“I have spared Arsinoe.” [said Caesar]

My [Cleopatra’s] first feeling was a rush of relief. My second was worry. Arsinoe the proud would not retire quietly.

“Where is she to go?”

“She has requested sanctuary at the great Temple of Diana in Ephesus,” he said. “And I will grant it, if you agree.”

Ephesus! Too close to Egypt! Better send her to Britain! Yet … I would gamble, and be merciful. Perhaps I was not enough of a Ptolemy after all. Arsinoe would not have granted it.

“Yes, I will allow it.”

That very perception of her potential danger hung over Arsinoe like the sword of Damocles.

The sword fell — figuratively and literally — five years later after Cleopatra seduced Mark Antony at Tarsus in the autumn of 41. Her terms for Egypt’s alliance supposedly included elimination of this lingering rival — though if Arsinoe had made common cause with Caesar’s Republican assassins, Antony may well have had his own reasons to dispatch the young woman.

Arsinoe’s death helped seal a pact that was itself destined for a bloody end. Distracted by his foreign paramour, Antony steadily lost political ground to his adversary Octavian. In another decade’s time, open war broke out again.

The Egyptian fleet would gather at Ephesus, not far from Arsinoe’s final resting place, bound for the catastrophic Battle of Actium whose outcome added Cleopatra’s and Antony’s blood to the soil from which sprung the long reign of Octavian — soon to be styled Augustus Caesar, the first emperor of Rome.

* A Temple of Artemis — either in Miletus (as Appian has it), or the wonder of the world in Ephesus (as Josephus has it). She met her death at the temple — whichever it was — dragged to its steps and put to the sword. Ephesus seems to be the more generally accepted locale, and an octagonal tomb there has been speculatively identified as Arsinoe’s.

Part of the Themed Set: The Fall of the Roman Republic.

On this day..

Entry Filed under: Ancient,Borderline "Executions",Capital Punishment,Death Penalty,Egypt,Execution,Heads of State,History,No Formal Charge,Notable Participants,Power,Roman Empire,Royalty,Summary Executions,Turkey,Uncertain Dates,Women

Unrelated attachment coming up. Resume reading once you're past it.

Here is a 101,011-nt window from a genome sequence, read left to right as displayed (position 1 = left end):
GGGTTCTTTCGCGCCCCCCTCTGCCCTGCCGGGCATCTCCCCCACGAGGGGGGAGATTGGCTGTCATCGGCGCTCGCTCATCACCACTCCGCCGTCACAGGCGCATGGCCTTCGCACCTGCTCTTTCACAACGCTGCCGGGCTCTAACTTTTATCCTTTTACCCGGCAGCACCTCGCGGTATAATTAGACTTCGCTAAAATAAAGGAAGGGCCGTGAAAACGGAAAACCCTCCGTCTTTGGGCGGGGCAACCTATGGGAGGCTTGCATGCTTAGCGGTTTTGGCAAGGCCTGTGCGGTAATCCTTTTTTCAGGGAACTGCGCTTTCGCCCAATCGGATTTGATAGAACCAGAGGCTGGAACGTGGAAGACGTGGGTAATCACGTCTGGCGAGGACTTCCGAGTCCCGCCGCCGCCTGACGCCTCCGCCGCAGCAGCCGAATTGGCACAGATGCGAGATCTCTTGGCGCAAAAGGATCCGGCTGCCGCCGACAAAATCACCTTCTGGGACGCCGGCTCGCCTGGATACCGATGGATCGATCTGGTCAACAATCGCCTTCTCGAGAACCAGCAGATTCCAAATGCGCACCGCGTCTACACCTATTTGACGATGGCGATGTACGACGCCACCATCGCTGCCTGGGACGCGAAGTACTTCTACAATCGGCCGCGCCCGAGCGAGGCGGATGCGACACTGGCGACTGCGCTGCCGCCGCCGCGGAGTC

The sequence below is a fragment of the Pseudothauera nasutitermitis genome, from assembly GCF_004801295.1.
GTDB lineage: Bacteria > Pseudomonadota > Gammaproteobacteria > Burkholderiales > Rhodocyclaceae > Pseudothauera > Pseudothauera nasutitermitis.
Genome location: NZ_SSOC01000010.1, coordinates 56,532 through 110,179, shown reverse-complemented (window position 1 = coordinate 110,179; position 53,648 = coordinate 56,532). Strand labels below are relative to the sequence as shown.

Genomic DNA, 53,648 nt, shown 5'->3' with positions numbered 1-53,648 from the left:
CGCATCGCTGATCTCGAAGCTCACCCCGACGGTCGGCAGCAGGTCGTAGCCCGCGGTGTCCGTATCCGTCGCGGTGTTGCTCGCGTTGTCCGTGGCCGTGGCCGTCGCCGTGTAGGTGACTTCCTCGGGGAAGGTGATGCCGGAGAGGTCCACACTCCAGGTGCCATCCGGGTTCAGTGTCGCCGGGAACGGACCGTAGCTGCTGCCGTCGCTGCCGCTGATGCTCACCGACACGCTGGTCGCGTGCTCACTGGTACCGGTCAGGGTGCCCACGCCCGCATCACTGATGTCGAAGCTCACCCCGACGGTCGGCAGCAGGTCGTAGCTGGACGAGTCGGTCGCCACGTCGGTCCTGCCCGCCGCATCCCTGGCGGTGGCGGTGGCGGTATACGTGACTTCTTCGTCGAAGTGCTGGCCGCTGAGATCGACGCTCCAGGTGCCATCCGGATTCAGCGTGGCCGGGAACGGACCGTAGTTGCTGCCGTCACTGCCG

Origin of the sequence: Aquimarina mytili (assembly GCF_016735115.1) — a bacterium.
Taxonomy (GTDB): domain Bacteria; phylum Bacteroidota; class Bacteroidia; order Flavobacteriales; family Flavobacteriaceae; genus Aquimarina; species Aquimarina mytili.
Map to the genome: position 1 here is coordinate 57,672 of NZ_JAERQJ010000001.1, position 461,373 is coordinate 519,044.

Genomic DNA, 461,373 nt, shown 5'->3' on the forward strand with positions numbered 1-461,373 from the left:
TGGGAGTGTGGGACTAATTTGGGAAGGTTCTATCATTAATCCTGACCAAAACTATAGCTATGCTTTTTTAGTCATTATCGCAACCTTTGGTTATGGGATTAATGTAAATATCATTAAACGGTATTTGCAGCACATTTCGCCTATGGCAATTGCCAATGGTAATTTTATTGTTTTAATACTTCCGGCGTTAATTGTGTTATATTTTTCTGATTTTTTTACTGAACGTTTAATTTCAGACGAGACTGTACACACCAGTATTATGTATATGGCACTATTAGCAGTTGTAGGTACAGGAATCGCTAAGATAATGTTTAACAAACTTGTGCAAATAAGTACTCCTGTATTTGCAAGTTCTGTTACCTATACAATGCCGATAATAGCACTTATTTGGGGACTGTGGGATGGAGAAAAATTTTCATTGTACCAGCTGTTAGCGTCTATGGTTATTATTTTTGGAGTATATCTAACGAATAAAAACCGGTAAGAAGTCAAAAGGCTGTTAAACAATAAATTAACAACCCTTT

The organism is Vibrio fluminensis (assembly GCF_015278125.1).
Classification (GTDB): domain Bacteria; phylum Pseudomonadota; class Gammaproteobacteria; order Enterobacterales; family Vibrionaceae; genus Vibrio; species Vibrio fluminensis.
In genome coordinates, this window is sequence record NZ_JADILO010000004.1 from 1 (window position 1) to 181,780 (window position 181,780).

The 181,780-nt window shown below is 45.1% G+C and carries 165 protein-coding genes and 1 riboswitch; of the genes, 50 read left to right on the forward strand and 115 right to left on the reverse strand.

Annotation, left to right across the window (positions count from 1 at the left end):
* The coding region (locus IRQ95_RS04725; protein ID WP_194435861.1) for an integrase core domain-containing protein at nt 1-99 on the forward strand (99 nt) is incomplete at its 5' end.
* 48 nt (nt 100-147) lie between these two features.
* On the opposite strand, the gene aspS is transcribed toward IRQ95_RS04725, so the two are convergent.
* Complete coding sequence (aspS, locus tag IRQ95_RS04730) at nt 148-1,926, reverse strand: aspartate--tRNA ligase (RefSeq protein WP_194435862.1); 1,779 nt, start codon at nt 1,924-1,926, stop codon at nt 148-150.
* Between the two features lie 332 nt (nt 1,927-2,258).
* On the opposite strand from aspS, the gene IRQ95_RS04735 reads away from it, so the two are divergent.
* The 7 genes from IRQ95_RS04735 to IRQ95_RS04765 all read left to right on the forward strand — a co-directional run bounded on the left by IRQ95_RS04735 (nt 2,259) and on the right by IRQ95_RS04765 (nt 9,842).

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63 B.C.E.: Publius Cornelius Lentulus

7 comments December 5th, 2007 Headsman

On this date in 63 B.C.E., Publius Cornelius Lentulus was executed by strangulation in Rome’s Tullianum for conspiring to overthrow the Roman Republic.

He was one of the key figures in the Catiline conspiracy, a political intrigue set against a ruinous social crisis that pushed the country to the precipice of civil war.

Roman had fought Roman intermittently over much of the preceding 70 years in episodes underpinned by a class conflict pitting wealthy landowners (politically represented by the Senate) against the growing populations of plantation slaves who tilled their fields and urban plebeians displaced from independent farming on the other. Debt was choking the Roman economy.

Catiline, an ambitious politician from a fading patrician family, had sought the consulship on a populist platform of debt forgiveness; failing to win the office through legal channels, he maneuvered to take it by force. The affair is known mostly through the testimony of its enemies, so it is difficult to gauge the true mixture of opportunism and conviction that informed the conspirators.

A cliffhanger sequence of moves and countermoves against the consul Cicero ensued, highlighted most spectacularly by one of Cicero’s famous orations driving every Senator to seat himself away from Catiline — who nevertheless rose passionately in his own defense.

Catiline left Rome to raise an army in the countryside, leaving Lentulus (himself a former consul) to manage the intrigue within Rome.

Lentulus made the least of the moment, dilating when he could have acted and exposing the plot by dint of a ham-handed attempt to involve visiting Gauls with grievances of their own.

The arrested conspirators’ fate was debated in the Senate this very morning. The young Gaius Julius Caesar, then conducting an affair with Cicero’s Cato’s [correction] sister, stood against (illegal) summary execution, but the victories he would enjoy over Cicero yet lay some years into the future; fearing an attempted rescue, the Senate’s grim sentence was carried out immediately. Cicero personally escorted Lentulus to his death.

Lentulus’ failure likewise doomed Catiline, whose army shrunk from desertions before its commander hurled it into martyrdom with a stirring speech that recalled in passing “how severe a penalty the inactivity and cowardice of Lentulus has brought upon himself and us.”

Part of the Themed Set: The Fall of the Roman Republic.

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Entry Filed under: Ancient,Capital Punishment,Death Penalty,Execution,Heads of State,History,Italy,Notable Participants,Politicians,Power,Revolutionaries,Roman Empire,Strangled,Summary Executions,Treason

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Themed Set: The Fall of the Roman Republic

6 comments December 5th, 2007 Headsman

Our third Themed Set installment.

During the last century B.C.E., Rome was convulsed by civil wars. When the flames subsided, the Roman Empire had been born out of the ashes of the Republic — though the powerless forms of the latter were diligently preserved by the emperors.

The three executions remembered next all took place during — and as consequence of — this epochal struggle for power.

On this day..

Entry Filed under: Themed Sets